Demand for Physical Gold Up, Supply Down in First Half of 2017
It’s easy to get caught up in what the Fed will do next, or the latest political brouhaha in Washington D.C. And of course, this stuff matters. But when it comes to gold, you should never lose sight of fundamentals.
Nothing is more fundamental than supply and demand. Based on the GFMS Gold Survey 2017 H1 Update Outlook, the fundamentals for gold are trending in a positive direction. Demand is pushing upward, while supply is falling.
Demand for physical gold rose to 1,895 tons in the first half of 2017, a 17% increase over the same period last year.
Comparing the first and second quarter of this year also reveals an upward trend. Demand climbed in Q2 2017 to 957 tons. That was up from 938 tons in Q1, a 2% increase.
Meanwhile, total supply dropped 5% in the first half of the year. Mine output was stagnant, falling by 0.2%. Production dropped precipitously in China and Australia, the world’s number one and number two producers. The amount of scrap gold also fell, helping to drive the decline in supply.
In many ways, the demand increase signals a return to normalcy after a tumultuous 2016.
After the rollercoaster ride of events for the gold market in 2016, from a jewelers’ strike to Brexit to Trump to demonetization, 2017 has avoided similar dramatic events in the first half, at least from a gold perspective with far right candidates seeing little success in a range of European countries. Indeed the first half of this year has arguably been more of a reversion to normality across much of the gold market, with neither the highs (of ETF demand) or lows (of truly pitiful Asian demand) that were recorded in the first half of 2016 being repeated.”
While the trends are positive, demand still hasn’t returned to 2015 levels. Despite falling supply, there was a market surplus of 138 tons in the first six months of this year, compared to a balanced market during the same period of 2016.
Indian demand was a big factor in pushing global demand higher. Gold imports into the country have already topped the total for all of 2016. Indian gold demand in Q2 surged by 126% year-on-year. Demand for gold in India hit the highest level in the last six quarters. India imported 272 tons of gold in Q2 2017, up from 78 tons in the same period last year.
While Indians rushed to buy gold, Americans sat on the sidelines. Investment in physical gold in the US plunged 40% year-on-year, falling to 18.5 tons.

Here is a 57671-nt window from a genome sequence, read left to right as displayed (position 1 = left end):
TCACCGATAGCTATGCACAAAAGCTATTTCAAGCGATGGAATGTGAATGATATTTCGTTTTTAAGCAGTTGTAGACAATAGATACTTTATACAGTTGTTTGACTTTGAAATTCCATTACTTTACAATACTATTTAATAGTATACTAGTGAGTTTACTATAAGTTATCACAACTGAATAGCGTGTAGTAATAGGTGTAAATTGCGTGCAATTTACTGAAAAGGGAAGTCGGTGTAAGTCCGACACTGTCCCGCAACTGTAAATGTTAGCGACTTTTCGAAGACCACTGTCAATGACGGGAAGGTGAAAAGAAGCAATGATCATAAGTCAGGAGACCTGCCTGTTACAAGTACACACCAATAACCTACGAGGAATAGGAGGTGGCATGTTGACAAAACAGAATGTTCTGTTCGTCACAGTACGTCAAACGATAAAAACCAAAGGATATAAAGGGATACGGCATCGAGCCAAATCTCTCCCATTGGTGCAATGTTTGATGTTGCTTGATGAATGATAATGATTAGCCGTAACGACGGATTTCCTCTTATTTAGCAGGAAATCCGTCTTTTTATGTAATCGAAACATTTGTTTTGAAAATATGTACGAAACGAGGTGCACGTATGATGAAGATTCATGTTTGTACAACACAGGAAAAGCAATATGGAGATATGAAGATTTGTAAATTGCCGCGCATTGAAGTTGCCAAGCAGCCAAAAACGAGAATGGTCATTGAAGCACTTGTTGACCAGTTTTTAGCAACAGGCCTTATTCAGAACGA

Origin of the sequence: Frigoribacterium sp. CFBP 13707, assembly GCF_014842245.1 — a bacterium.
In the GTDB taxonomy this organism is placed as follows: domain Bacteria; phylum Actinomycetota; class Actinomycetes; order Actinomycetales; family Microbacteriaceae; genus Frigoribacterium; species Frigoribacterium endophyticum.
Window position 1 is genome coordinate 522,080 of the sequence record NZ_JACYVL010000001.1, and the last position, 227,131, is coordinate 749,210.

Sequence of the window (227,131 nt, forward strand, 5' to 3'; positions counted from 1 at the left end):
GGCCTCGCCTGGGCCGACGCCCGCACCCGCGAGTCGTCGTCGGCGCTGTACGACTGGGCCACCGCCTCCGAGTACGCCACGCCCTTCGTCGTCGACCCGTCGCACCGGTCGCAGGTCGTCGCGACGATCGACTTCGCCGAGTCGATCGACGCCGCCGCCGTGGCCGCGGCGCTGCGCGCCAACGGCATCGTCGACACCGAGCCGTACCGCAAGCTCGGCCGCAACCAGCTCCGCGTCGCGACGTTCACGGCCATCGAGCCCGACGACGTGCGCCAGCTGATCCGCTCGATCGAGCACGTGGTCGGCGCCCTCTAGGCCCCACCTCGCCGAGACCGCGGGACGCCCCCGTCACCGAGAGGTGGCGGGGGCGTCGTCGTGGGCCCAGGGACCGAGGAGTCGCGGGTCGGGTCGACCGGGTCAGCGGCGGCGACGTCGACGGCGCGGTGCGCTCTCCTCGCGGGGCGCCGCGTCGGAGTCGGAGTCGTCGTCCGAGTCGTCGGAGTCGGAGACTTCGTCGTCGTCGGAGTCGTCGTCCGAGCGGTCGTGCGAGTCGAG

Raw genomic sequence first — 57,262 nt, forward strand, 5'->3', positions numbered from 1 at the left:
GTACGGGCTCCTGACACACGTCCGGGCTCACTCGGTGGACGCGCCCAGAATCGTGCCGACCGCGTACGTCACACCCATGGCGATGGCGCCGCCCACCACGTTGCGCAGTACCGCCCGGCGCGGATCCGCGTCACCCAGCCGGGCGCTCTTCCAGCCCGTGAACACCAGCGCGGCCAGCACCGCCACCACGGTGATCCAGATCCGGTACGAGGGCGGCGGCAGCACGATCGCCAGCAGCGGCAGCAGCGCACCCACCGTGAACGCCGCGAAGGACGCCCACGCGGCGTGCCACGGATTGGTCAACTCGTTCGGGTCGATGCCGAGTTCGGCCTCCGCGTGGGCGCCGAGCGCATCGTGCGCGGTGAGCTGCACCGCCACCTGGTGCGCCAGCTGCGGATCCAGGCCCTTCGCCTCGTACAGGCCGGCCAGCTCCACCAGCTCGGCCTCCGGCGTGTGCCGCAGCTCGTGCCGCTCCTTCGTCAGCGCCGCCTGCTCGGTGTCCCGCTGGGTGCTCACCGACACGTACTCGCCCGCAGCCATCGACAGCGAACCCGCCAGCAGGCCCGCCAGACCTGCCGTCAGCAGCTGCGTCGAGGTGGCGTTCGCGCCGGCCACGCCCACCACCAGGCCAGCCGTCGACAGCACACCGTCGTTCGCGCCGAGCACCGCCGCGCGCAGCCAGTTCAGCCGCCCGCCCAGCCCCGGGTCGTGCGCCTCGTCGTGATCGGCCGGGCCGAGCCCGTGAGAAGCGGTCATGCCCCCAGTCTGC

This staggering decline was mainly driven by a generally weak investment appetite for gold combined with very low coin fabrication.”
Peter Schiff has speculated a lot of Americans who normally buy gold are Trump supporters, caught up in unwarranted optimism. They think the Republicans will be able to push through significant economic policies such as repealing Obamacare and reforming the tax code.
You have the opposite of a bubble in gold. Certainly, if you look at the United States, Americans are buying less gold now than they’ve done since the bull market began in 1999 – 2000. Sales from the US Mint have collapsed. At SchiffGold, we just had our weakest quarter since the company has been in existence. And it’s not just my firm. It’s industry-wide. Americans are not buying gold, even though gold prices year-to-date are up more than the S&P 500. But the people who typically buy gold in America voted for Trump, and they’re no longer worried about the economy. So they’re not buying gold. They’re buying stocks instead, and I think they’re making a big mistake. They should be selling their stocks and buying even more gold.”
The price of gold has increased 8.5% since the beginning of the year. Interestingly, gold has traded in a very narrow range over the last four months, according to Bloomberg.
In the past four months, gold prices moved in a 7.6% range, the least in 10 years, while 120-day volatility is at the lowest since 2005. That’s amid unprecedented uncertainty over US President Donald Trump’s legislative program and divisions in the UK over plans to leave the European Union … While irritating for traders who make a living betting on strong moves, the sleepy gold market also reflects stability in other assets, with measures of global shares at record highs. Investors from currencies to equities have been boxed in between concerns over a weakening dollar and speculation that central banks will tighten money supply.”
Investors tend to fixate on current prices and price trends, but a sidebar in the GFMS report makes a good point. When it comes to gold, it’s not all about the current price. It’s about value.
This is where we come to an important distinction – between ‘price’ and ‘value.’ Gold’s price is tangible and subject to market forces. Gold’s value is far more conceptual. It is reflected in its anonymity and portability, while its very low or negative correlation with virtually all other asset classes, as well as its role as an inflation hedge, makes it a valuable component of a portfolio as it expands the efficient frontier. So if an investor is looking to spread risk across his portfolio, it doesn’t matter what price he pays for the gold because over time its contrarian spirit will mitigate his risks.”
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